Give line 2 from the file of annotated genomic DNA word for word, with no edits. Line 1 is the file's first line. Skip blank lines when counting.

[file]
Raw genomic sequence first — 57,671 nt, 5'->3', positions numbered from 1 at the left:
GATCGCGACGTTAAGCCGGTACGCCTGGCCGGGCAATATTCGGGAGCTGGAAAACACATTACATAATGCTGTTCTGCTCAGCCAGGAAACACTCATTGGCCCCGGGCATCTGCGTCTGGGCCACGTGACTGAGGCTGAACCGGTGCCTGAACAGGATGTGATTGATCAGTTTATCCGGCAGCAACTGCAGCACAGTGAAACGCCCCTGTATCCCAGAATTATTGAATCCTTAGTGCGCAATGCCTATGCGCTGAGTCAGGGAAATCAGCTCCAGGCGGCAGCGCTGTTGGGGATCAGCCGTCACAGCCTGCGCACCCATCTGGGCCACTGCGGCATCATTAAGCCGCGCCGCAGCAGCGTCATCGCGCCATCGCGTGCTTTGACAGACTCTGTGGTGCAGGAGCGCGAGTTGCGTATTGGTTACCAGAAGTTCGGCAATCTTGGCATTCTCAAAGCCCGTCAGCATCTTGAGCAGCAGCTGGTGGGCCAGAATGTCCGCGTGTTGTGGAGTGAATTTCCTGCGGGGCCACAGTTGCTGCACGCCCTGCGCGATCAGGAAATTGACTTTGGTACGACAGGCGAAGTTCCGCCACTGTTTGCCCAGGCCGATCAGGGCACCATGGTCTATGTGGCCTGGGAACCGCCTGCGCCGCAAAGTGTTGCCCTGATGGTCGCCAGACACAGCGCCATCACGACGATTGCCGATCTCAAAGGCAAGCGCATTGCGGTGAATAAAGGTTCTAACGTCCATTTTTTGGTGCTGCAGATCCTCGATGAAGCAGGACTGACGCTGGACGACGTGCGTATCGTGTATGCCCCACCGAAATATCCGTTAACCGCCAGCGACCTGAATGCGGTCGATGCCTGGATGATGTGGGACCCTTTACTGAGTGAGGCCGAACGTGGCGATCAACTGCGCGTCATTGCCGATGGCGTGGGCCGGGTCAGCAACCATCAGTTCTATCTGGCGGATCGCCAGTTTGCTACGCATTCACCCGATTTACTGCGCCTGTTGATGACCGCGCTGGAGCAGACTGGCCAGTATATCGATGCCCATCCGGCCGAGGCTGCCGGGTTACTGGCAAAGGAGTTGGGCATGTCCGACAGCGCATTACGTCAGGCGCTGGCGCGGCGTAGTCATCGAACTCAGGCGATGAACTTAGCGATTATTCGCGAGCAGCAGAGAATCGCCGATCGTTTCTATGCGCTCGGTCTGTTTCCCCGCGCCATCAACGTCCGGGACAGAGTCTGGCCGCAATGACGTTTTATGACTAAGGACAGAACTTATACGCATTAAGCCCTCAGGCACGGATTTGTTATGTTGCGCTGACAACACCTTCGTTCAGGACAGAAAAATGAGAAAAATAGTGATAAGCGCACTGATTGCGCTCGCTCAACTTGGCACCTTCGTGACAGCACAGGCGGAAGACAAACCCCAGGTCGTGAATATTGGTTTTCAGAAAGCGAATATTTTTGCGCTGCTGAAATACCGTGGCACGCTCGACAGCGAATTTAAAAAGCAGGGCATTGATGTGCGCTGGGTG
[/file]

GATCGCGACGTTAAGCCGGTACGCCTGGCCGGGCAATATTCGGGAGCTGGAAAACACATTACATAATGCTGTTCTGCTCAGCCAGGAAACACTCATTGGCCCCGGGCATCTGCGTCTGGGCCACGTGACTGAGGCTGAACCGGTGCCTGAACAGGATGTGATTGATCAGTTTATCCGGCAGCAACTGCAGCACAGTGAAACGCCCCTGTATCCCAGAATTATTGAATCCTTAGTGCGCAATGCCTATGCGCTGAGTCAGGGAAATCAGCTCCAGGCGGCAGCGCTGTTGGGGATCAGCCGTCACAGCCTGCGCACCCATCTGGGCCACTGCGGCATCATTAAGCCGCGCCGCAGCAGCGTCATCGCGCCATCGCGTGCTTTGACAGACTCTGTGGTGCAGGAGCGCGAGTTGCGTATTGGTTACCAGAAGTTCGGCAATCTTGGCATTCTCAAAGCCCGTCAGCATCTTGAGCAGCAGCTGGTGGGCCAGAATGTCCGCGTGTTGTGGAGTGAATTTCCTGCGGGGCCACAGTTGCTGCACGCCCTGCGCGATCAGGAAATTGACTTTGGTACGACAGGCGAAGTTCCGCCACTGTTTGCCCAGGCCGATCAGGGCACCATGGTCTATGTGGCCTGGGAACCGCCTGCGCCGCAAAGTGTTGCCCTGATGGTCGCCAGACACAGCGCCATCACGACGATTGCCGATCTCAAAGGCAAGCGCATTGCGGTGAATAAAGGTTCTAACGTCCATTTTTTGGTGCTGCAGATCCTCGATGAAGCAGGACTGACGCTGGACGACGTGCGTATCGTGTATGCCCCACCGAAATATCCGTTAACCGCCAGCGACCTGAATGCGGTCGATGCCTGGATGATGTGGGACCCTTTACTGAGTGAGGCCGAACGTGGCGATCAACTGCGCGTCATTGCCGATGGCGTGGGCCGGGTCAGCAACCATCAGTTCTATCTGGCGGATCGCCAGTTTGCTACGCATTCACCCGATTTACTGCGCCTGTTGATGACCGCGCTGGAGCAGACTGGCCAGTATATCGATGCCCATCCGGCCGAGGCTGCCGGGTTACTGGCAAAGGAGTTGGGCATGTCCGACAGCGCATTACGTCAGGCGCTGGCGCGGCGTAGTCATCGAACTCAGGCGATGAACTTAGCGATTATTCGCGAGCAGCAGAGAATCGCCGATCGTTTCTATGCGCTCGGTCTGTTTCCCCGCGCCATCAACGTCCGGGACAGAGTCTGGCCGCAATGACGTTTTATGACTAAGGACAGAACTTATACGCATTAAGCCCTCAGGCACGGATTTGTTATGTTGCGCTGACAACACCTTCGTTCAGGACAGAAAAATGAGAAAAATAGTGATAAGCGCACTGATTGCGCTCGCTCAACTTGGCACCTTCGTGACAGCACAGGCGGAAGACAAACCCCAGGTCGTGAATATTGGTTTTCAGAAAGCGAATATTTTTGCGCTGCTGAAATACCGTGGCACGCTCGACAGCGAATTTAAAAAGCAGGGCATTGATGTGCGCTGGGTG